Vice President Mondale arrived in this ancient capital to applause from tens of thousands of people lining both sides of his motorcade route, apparently the first such mass welcome ever received by a U.S. official visiting Communist China.
The huge turnout, of the sort Peking authorities usually have discouraged in recent years, seemed to have been encouraged by local leaders. But the broad grins of men, women and children and shouts of "friendship" and "old friends" along the 10-mile route appeared genuine.
One thousand years ago this was the largest and most modern city in the world, but history has moved away from Xi'an, and its 2.7 million people seemed flattered that Mondale had decided to touch down here for 23 hours. Their enthusiasm and curiosity also may have been stimulated by Mondale's nationwide speech broadcast Monday from Peking and the government's general happiness with progress in Sino-American relations.
Mondale told a welcoming banquet soon after his motorcade reached a government guest house, "A few minutes ago, I had one of the most moving experiences of my political life. The welcome of the people of Xi'an extended to me was truly overwhelming."
A local Communist Party official and American aides who had prepared for the visit said they made no attempt to organize a crowd.
"People just read in the newspaper or heard on the radio that he was coming, and the road is the only way to the guest house," the Chinese official said.
One party official estimated the crowd at 200,000, but U.S. officials said it was too difficult to make an accurate count.
Mondale left Peking earlier today after a four-day visit, which included his unprecedented speech, signing of a new cultural and a hydroelectric agreement and the announcement of a visit to the United States next year by Communist Party Chairman Hua Guofeng, Vice Premier Deng Xiaoping, who conducted most of the talks with Mondale, rode with him to the airport, an unusual courtesy to a visitor who is not a head of state.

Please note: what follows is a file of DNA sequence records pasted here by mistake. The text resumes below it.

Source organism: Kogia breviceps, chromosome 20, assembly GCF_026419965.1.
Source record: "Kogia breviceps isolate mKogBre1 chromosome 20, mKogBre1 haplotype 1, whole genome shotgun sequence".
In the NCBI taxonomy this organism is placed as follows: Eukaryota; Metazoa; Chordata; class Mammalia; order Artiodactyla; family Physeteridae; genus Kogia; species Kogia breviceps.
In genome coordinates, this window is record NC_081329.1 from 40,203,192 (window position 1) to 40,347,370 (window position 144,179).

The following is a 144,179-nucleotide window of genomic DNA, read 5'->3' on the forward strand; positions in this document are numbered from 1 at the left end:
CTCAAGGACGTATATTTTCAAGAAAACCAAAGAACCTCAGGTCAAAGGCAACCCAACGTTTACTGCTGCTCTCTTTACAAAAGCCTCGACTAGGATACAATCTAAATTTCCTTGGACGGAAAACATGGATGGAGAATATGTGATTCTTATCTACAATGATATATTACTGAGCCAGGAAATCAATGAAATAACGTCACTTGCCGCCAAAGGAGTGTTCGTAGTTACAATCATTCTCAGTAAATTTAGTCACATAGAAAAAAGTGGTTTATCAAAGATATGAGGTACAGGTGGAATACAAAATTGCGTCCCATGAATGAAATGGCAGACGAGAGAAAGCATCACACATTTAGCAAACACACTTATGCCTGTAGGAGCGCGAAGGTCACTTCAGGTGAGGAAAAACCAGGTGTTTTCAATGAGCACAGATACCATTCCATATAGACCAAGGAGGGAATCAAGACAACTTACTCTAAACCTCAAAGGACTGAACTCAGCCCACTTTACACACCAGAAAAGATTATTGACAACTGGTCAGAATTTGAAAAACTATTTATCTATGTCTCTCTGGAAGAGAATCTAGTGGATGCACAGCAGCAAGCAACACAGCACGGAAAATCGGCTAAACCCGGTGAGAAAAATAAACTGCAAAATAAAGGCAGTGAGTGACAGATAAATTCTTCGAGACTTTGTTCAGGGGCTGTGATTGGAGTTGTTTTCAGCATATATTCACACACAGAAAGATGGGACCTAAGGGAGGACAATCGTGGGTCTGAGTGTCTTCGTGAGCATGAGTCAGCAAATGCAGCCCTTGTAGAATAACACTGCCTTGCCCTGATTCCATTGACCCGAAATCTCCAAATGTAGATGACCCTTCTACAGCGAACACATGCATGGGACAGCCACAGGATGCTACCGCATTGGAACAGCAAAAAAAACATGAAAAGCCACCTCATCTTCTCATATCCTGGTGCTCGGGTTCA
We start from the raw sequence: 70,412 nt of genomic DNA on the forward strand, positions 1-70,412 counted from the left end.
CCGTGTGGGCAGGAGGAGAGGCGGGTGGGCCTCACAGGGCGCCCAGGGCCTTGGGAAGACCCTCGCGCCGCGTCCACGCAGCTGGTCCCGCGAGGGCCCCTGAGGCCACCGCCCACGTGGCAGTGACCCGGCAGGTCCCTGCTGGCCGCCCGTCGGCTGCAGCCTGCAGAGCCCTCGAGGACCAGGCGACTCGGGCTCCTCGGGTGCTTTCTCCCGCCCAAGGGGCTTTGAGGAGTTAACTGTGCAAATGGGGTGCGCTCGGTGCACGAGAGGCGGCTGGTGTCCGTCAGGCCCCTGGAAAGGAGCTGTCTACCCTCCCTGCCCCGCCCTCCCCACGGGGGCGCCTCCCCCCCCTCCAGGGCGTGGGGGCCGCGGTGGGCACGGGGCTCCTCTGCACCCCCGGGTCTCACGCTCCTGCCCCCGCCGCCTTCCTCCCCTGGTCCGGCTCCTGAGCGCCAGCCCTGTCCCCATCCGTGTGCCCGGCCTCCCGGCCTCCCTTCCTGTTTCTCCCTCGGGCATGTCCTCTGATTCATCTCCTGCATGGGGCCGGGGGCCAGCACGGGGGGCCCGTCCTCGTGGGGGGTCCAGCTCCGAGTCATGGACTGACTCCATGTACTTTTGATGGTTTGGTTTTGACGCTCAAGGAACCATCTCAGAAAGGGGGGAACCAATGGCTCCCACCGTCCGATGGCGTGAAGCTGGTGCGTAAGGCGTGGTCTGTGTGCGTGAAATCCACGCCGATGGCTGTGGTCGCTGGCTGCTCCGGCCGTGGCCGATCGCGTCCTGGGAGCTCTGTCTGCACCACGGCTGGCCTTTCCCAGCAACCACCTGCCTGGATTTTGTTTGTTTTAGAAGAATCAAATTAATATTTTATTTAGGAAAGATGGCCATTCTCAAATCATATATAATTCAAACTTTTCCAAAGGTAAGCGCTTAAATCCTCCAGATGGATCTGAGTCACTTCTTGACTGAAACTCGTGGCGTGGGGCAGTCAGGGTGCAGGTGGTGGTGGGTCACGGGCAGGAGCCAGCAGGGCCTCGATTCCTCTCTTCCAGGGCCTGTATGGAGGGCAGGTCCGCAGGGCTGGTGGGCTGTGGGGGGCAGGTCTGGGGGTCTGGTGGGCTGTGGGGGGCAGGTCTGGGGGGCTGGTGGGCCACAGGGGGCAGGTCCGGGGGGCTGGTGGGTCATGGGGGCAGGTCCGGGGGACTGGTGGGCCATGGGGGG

Administration aides seemed surprised by the motorcade reception here. Many U.S. television viewers who watched President Nixon's first visit to Peking in 1972 were struck then by the indifference of Chinese watching the motorcade. American China experts are accustomed to only curious stares from passerby as they ride motorcades in from airports at Peking, Shanghai or Canton.
"We stopped organizing parades a long time ago in Peking," said one Chinese journalist, recalling that in the early years the party did turn out some large welcoming crowds. But people in Xi'an, capital of north central (Shenshi) Province, do not see long motorcades very often.
Xi'an ("Western Peace"), known in ancient times as Changan ("Eternal Peace"), was the capital of China off and on for more than a millenium. It reached its peak 1,000 years ago when it had more than a million people and ruled an empire of enormous scope and riches.
In China, Xi'an "historically is the equivalent of Peking," said Harvard History Professor Emeritus John K. Fairbank, who is accompanying Mondale. In recent years, Xi'an has enjoyed more modest influence as the provincial capital and as a growing industrial center.
The vice president plans to visit an oil exploration instruments factory as well as one of the blossoming rural free markets. Xi'an was included in the trip as a good sample of China's interior and as a center of some of the most spectacular archeological finds in the world, a subject that interested Mondale and his artist wife, Joan.